Why not just post up one of your internet lectures with its rather typical underlying anti-tobacco smoking theme as frequently adopted by some ex-smoking, born-again vapers like yourself (not Puddlecote, nor Snowdon, etc.) and let the smokers who frequent this blog decide what they think about whoever you are.

        I personally think that you’re a part of what’s ailing my formerly fun-loving, easy-going home state and turned it into a leftwing hell on earth. Although there are some conservative control-freaks around to be sure, the vast majority of the folks who’ve ruined this state are illiberal Liberals. This isn’t the uninformed opinion of some Johnny-come-lately. I’ve lived in both eras, voted for Jimmy Carter and Ronald Reagan, all with my eyes wide open.

        • castello2 says:

          I am not the great fathe jack. Ed West if you must know. Fuck Dick Cheney and anyone who voted for him. right wing nuts are …….nuts

        • castello2 says:

          https://www.youtube.com/watch?v=aDRnUGdIhCY Politics is funny if you didn’t vote for ronny or dick cheney

        • castello2 says:

          Besides the smoking bans, what have us liberals ruined in our state? FYI I am preaching to the anti smokers that they are nannies and should leave us smokers and vapers the fuck alone. They are pushing it so hard it is gonna bite them in the ass soon as harley says.

        • carol2000 says:

          I only made it to 1:17.

        • castello2 says:

          It appears you and carol2000 don’t want to listen to anyone but their own. You like what Rupert Murdoch has done to the media industry? Get out of that bubble or believe the BS?

        • carol2000 says:

          You’re the ninny living in a bubble if you think there’s any difference. Not in anything that matters!

        • castello2 says:

          Nothing specific carol? Who do you listen to that is different from Faux Noise or Rupert? Who can you trust that is not bought and paid for by big corporations or billionaires? Saying the comedian is an ass is not having a conversation.

        • carol2000 says:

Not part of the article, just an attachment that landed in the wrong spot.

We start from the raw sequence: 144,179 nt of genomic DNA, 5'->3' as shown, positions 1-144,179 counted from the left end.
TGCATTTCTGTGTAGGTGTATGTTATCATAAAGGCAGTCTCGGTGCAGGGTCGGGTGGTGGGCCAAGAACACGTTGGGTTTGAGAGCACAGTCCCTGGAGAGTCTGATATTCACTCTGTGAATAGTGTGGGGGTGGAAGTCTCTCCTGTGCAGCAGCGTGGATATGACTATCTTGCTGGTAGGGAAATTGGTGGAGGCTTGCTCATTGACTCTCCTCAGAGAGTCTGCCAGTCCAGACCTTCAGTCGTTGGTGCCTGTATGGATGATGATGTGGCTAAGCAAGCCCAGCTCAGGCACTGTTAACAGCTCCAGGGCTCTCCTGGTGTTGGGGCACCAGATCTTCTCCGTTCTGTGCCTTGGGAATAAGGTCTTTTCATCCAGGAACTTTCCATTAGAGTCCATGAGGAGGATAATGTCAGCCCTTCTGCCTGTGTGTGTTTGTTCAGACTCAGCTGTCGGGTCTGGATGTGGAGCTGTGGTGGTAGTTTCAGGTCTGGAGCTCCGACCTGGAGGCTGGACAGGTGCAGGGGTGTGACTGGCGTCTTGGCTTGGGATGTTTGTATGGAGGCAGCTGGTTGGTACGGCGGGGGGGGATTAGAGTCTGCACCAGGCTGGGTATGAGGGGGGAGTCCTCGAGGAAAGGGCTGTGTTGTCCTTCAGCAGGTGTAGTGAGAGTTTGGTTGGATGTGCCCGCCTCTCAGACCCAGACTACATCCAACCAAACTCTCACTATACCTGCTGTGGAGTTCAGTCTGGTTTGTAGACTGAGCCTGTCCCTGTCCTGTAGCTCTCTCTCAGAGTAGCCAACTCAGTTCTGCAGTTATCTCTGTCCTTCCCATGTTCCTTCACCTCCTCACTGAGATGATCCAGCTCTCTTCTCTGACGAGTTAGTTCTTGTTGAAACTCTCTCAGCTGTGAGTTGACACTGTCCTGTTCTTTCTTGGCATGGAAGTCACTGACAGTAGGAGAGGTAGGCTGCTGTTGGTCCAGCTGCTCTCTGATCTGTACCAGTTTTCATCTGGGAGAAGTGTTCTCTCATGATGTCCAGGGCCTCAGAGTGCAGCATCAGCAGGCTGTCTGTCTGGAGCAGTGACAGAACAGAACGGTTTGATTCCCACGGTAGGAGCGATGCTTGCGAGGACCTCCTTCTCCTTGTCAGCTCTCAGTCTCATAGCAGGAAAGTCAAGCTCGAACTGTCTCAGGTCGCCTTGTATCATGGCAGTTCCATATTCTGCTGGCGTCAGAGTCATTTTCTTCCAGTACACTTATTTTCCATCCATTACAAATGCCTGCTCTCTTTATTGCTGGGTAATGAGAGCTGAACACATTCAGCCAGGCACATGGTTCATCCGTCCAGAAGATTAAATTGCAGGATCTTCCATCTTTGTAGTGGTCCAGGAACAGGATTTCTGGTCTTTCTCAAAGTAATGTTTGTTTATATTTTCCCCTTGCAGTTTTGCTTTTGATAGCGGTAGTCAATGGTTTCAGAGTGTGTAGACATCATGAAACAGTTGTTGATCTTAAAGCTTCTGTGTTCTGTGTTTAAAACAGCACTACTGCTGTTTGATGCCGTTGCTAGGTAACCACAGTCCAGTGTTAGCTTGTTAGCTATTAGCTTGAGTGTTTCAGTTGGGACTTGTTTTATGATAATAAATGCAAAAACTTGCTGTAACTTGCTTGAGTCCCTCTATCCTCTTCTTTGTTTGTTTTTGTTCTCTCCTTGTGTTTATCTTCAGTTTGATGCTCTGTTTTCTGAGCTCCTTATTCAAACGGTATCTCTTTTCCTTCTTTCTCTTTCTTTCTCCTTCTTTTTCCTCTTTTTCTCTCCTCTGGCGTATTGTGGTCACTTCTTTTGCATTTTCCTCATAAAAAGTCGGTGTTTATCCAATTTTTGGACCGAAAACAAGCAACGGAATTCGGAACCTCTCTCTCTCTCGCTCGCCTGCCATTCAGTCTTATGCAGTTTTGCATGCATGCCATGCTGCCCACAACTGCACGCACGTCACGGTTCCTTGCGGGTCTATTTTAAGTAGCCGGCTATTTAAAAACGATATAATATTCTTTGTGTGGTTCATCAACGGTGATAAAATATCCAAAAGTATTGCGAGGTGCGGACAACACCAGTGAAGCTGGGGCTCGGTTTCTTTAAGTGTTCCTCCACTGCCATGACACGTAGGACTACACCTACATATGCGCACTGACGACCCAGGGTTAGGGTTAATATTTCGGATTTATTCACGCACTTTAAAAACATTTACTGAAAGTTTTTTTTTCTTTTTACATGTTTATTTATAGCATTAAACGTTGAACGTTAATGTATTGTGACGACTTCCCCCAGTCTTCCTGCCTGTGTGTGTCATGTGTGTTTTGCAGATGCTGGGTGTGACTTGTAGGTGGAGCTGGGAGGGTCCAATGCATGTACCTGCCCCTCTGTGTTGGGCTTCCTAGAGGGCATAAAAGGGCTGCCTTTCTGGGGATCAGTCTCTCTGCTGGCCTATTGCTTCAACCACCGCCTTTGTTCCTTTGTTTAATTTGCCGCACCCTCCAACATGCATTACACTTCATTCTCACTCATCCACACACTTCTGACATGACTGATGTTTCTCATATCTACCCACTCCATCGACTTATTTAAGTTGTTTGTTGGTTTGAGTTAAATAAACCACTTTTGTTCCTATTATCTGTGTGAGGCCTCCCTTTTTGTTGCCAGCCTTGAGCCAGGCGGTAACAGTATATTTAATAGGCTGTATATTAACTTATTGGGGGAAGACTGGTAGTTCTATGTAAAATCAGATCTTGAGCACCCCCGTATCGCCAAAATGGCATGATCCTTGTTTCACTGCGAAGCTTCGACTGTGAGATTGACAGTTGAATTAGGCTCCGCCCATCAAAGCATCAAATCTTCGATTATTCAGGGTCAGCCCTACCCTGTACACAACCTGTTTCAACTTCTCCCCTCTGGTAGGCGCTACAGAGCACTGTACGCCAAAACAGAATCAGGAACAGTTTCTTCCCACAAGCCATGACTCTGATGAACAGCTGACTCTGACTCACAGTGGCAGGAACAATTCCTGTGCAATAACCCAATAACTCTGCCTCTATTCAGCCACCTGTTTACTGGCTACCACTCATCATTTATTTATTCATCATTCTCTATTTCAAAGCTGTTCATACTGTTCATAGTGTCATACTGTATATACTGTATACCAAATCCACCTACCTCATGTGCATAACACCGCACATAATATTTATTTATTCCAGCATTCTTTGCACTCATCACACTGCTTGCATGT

) I don’t listen to anyone, and 2) trying to imply that I have an obligation to let some time-waster dump his worthless drivel on me because he’s supposedly “not bought and paid for by big corporations or billionaires” is trying to abort conversation, not promote it.

        • harleyrider1978 says:

          Carols closer to right on this………..there is no difference between Rinos and leftists.

          The day they quit fighting each other and began supporting each other is when all of us got fucked. Then when election time rolls around they play fight each other for the public and the core base…………

          Then we have a few outlaw types that truly are for the people……..like Rand Paul but even he has been gotton too by the Washington Clique,but at least he still pushes the right buttons on Occassions like this. Ive met the man personally and trust me he hates anything anti-tobacco especially smoking bans!

    • Rose says:

      What is he famous for?

      Leaving a series of obscene phone calls on the answerphone of an elderly actor about his granddaughter during a recorded BBC programme in 2008, which was then broadcast.

      Transcript: Russell Brand and Jonathan Ross prank call to Andrew Sachs
      http://www.telegraph.co.uk/news/celebritynews/3274807/Transcript-Russell-Brand-and-Jonathan-Ross-prank-call-to-Andrew-Sachs.html

      Nasty piece of work.

      • castello2 says:

        Carol. You finally get a respected, by some, main stream media bloke to say the truth about SHS and you tear into him like he is a fake martian invading your house. This is a huge step from all the fear mongering about SHS! Celebrate with a smoke and a 20 year old scotch and or a beer. Baby steps

  3. Smoking Lamp says:

    This are certainly heating up on all fronts. I suspect it is due to the Tobacco Control cult moving toward their preferred end state of tobacco prohibition.

    Today is the 81st Anniversary of the Repeal of Prohibition in the US (when the ill-fated 18th Amendment was overturned by the 21st Amendment). That alcohol ban resulted in widespread resentment of government authority and substantial growth of organized crime. While alcohol is legal (for now), tobacco use, especially cigarettes and cigar smoking, is increasingly subject to bans. New bans are proposed almost daily worldwide.